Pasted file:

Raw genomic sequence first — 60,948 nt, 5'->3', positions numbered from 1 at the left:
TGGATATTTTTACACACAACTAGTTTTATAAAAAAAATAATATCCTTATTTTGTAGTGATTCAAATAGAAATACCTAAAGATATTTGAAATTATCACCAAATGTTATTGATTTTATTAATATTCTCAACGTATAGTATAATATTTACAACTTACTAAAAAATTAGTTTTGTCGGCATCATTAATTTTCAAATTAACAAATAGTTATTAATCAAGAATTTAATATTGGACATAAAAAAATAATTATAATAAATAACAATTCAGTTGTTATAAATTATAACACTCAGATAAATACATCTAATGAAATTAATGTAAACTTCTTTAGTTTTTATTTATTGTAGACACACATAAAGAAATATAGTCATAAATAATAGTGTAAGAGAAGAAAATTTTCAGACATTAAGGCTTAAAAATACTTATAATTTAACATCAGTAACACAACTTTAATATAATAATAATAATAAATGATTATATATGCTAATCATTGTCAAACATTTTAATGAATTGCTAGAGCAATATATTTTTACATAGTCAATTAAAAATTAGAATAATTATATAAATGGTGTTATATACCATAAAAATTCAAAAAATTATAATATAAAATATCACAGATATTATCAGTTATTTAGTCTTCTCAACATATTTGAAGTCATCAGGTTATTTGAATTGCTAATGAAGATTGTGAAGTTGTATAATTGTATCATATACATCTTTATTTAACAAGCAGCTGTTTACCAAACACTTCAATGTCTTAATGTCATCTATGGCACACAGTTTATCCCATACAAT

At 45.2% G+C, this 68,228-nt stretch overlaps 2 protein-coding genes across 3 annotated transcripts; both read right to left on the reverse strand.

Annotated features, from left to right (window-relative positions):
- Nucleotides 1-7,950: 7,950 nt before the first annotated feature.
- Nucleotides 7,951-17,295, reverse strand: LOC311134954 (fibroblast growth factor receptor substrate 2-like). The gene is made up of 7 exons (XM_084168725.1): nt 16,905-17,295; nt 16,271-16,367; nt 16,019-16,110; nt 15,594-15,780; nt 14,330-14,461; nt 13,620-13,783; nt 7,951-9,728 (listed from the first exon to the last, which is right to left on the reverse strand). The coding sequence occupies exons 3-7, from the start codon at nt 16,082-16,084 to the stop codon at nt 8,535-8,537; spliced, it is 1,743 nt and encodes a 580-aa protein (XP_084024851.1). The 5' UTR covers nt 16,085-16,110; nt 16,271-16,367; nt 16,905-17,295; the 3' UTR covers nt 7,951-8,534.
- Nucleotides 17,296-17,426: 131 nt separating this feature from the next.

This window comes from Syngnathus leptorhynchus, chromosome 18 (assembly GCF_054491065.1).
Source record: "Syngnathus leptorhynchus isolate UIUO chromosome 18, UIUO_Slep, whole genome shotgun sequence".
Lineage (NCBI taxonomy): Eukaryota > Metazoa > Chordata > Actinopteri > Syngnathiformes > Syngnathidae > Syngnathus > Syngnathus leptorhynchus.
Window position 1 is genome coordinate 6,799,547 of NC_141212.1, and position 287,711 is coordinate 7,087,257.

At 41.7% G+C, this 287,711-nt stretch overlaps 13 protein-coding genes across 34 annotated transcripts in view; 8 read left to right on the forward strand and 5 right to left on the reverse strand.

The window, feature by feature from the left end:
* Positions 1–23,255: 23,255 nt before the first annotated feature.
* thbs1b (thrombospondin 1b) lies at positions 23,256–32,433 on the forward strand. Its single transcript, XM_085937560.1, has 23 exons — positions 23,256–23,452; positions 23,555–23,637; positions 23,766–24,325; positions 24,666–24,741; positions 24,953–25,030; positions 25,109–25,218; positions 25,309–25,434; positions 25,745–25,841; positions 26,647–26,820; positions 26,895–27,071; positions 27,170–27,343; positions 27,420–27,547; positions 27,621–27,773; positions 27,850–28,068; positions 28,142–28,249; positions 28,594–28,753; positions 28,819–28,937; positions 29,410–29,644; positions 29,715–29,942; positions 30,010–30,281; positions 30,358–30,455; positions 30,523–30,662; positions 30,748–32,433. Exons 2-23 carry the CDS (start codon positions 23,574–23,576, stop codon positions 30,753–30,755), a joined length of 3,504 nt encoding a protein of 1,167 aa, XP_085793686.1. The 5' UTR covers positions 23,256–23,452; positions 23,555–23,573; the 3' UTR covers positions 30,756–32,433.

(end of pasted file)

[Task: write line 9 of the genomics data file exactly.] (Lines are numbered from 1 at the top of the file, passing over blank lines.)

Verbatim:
Source record: "Syngnathus leptorhynchus isolate UIUO chromosome 18, UIUO_Slep, whole genome shotgun sequence".